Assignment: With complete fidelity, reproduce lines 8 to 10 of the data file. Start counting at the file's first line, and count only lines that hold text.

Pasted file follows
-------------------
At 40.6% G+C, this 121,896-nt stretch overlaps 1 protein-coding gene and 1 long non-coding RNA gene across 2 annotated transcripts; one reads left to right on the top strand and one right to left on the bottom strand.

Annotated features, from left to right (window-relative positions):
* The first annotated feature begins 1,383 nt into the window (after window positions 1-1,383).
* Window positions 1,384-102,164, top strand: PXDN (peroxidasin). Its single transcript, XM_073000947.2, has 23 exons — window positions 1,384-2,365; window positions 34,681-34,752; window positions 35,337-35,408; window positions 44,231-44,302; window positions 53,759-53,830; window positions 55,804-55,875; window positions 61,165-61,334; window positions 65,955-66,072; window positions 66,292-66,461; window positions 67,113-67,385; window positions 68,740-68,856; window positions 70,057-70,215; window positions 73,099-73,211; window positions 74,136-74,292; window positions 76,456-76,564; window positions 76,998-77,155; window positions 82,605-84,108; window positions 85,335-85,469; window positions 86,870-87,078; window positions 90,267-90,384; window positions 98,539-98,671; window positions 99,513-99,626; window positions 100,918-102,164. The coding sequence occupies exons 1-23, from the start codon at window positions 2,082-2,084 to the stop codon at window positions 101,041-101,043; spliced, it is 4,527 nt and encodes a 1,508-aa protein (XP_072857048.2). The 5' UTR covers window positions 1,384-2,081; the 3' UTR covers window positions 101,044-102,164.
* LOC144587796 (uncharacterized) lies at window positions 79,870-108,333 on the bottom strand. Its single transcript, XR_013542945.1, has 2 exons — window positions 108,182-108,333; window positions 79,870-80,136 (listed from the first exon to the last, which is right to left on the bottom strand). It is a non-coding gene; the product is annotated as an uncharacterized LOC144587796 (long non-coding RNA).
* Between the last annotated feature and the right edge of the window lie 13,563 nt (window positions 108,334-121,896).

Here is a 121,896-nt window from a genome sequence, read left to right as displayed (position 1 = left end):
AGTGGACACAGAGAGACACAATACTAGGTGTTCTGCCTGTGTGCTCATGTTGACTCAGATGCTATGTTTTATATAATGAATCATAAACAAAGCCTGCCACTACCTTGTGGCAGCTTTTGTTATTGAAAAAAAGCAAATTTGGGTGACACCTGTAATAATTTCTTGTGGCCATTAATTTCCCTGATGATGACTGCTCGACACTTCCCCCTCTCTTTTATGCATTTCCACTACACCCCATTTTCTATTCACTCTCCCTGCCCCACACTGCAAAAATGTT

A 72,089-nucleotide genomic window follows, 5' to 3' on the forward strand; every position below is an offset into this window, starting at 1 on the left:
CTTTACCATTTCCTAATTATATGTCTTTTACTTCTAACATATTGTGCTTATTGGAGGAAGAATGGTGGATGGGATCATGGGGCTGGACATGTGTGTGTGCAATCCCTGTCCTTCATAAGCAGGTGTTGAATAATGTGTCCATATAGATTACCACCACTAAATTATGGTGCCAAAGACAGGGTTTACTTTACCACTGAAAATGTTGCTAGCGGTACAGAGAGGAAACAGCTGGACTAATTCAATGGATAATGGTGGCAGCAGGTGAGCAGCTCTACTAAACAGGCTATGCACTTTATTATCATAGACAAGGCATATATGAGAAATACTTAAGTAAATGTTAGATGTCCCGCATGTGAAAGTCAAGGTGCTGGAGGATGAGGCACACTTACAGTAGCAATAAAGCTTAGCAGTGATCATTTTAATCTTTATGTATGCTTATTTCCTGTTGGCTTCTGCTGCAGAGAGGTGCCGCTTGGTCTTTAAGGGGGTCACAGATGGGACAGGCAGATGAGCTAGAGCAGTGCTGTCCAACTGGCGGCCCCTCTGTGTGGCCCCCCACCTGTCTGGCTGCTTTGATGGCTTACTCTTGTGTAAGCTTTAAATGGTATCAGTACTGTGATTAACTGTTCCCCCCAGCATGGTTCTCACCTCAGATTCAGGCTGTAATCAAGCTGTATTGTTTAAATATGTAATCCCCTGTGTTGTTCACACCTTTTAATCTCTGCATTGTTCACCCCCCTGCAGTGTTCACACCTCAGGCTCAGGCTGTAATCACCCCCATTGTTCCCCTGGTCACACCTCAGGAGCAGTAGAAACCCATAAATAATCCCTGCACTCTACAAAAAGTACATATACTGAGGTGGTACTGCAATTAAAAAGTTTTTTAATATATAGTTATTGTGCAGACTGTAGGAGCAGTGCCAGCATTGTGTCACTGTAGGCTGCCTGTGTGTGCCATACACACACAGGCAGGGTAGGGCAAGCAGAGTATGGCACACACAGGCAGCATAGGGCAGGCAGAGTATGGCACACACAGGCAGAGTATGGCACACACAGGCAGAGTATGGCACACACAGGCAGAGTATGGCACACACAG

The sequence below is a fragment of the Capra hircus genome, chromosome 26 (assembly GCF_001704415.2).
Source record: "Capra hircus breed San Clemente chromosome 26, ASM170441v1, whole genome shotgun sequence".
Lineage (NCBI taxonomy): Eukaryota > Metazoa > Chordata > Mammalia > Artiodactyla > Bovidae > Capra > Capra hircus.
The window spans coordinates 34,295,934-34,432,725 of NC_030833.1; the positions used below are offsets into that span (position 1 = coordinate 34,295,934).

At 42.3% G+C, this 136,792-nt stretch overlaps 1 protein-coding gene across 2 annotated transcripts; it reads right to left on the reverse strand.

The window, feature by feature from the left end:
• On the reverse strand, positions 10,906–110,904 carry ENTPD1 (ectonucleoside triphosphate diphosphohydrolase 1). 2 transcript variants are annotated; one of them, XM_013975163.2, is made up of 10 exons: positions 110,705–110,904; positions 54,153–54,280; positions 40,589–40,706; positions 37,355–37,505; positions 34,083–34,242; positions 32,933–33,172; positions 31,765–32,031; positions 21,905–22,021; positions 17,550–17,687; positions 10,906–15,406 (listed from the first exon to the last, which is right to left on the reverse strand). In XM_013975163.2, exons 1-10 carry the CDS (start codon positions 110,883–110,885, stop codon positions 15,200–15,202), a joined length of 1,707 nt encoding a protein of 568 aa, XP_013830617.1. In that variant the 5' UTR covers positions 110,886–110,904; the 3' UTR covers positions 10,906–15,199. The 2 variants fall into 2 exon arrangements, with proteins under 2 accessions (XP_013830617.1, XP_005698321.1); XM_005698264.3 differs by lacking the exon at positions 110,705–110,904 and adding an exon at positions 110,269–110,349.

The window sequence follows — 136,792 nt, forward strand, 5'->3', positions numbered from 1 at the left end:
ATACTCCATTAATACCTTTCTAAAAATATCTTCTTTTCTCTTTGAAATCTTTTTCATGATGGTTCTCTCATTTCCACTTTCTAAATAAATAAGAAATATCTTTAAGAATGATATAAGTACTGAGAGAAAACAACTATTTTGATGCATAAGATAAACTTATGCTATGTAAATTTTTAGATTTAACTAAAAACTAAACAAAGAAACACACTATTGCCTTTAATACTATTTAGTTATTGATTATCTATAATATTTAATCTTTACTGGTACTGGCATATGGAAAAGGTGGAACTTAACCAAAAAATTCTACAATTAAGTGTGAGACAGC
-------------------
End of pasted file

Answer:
AGTGGACACAGAGAGACACAATACTAGGTGTTCTGCCTGTGTGCTCATGTTGACTCAGATGCTATGTTTTATATAATGAATCATAAACAAAGCCTGCCACTACCTTGTGGCAGCTTTTGTTATTGAAAAAAAGCAAATTTGGGTGACACCTGTAATAATTTCTTGTGGCCATTAATTTCCCTGATGATGACTGCTCGACACTTCCCCCTCTCTTTTATGCATTTCCACTACACCCCATTTTCTATTCACTCTCCCTGCCCCACACTGCAAAAATGTT

A 72,089-nucleotide genomic window follows, 5' to 3' on the forward strand; every position below is an offset into this window, starting at 1 on the left:
CTTTACCATTTCCTAATTATATGTCTTTTACTTCTAACATATTGTGCTTATTGGAGGAAGAATGGTGGATGGGATCATGGGGCTGGACATGTGTGTGTGCAATCCCTGTCCTTCATAAGCAGGTGTTGAATAATGTGTCCATATAGATTACCACCACTAAATTATGGTGCCAAAGACAGGGTTTACTTTACCACTGAAAATGTTGCTAGCGGTACAGAGAGGAAACAGCTGGACTAATTCAATGGATAATGGTGGCAGCAGGTGAGCAGCTCTACTAAACAGGCTATGCACTTTATTATCATAGACAAGGCATATATGAGAAATACTTAAGTAAATGTTAGATGTCCCGCATGTGAAAGTCAAGGTGCTGGAGGATGAGGCACACTTACAGTAGCAATAAAGCTTAGCAGTGATCATTTTAATCTTTATGTATGCTTATTTCCTGTTGGCTTCTGCTGCAGAGAGGTGCCGCTTGGTCTTTAAGGGGGTCACAGATGGGACAGGCAGATGAGCTAGAGCAGTGCTGTCCAACTGGCGGCCCCTCTGTGTGGCCCCCCACCTGTCTGGCTGCTTTGATGGCTTACTCTTGTGTAAGCTTTAAATGGTATCAGTACTGTGATTAACTGTTCCCCCCAGCATGGTTCTCACCTCAGATTCAGGCTGTAATCAAGCTGTATTGTTTAAATATGTAATCCCCTGTGTTGTTCACACCTTTTAATCTCTGCATTGTTCACCCCCCTGCAGTGTTCACACCTCAGGCTCAGGCTGTAATCACCCCCATTGTTCCCCTGGTCACACCTCAGGAGCAGTAGAAACCCATAAATAATCCCTGCACTCTACAAAAAGTACATATACTGAGGTGGTACTGCAATTAAAAAGTTTTTTAATATATAGTTATTGTGCAGACTGTAGGAGCAGTGCCAGCATTGTGTCACTGTAGGCTGCCTGTGTGTGCCATACACACACAGGCAGGGTAGGGCAAGCAGAGTATGGCACACACAGGCAGCATAGGGCAGGCAGAGTATGGCACACACAGGCAGAGTATGGCACACACAGGCAGAGTATGGCACACACAGGCAGAGTATGGCACACACAG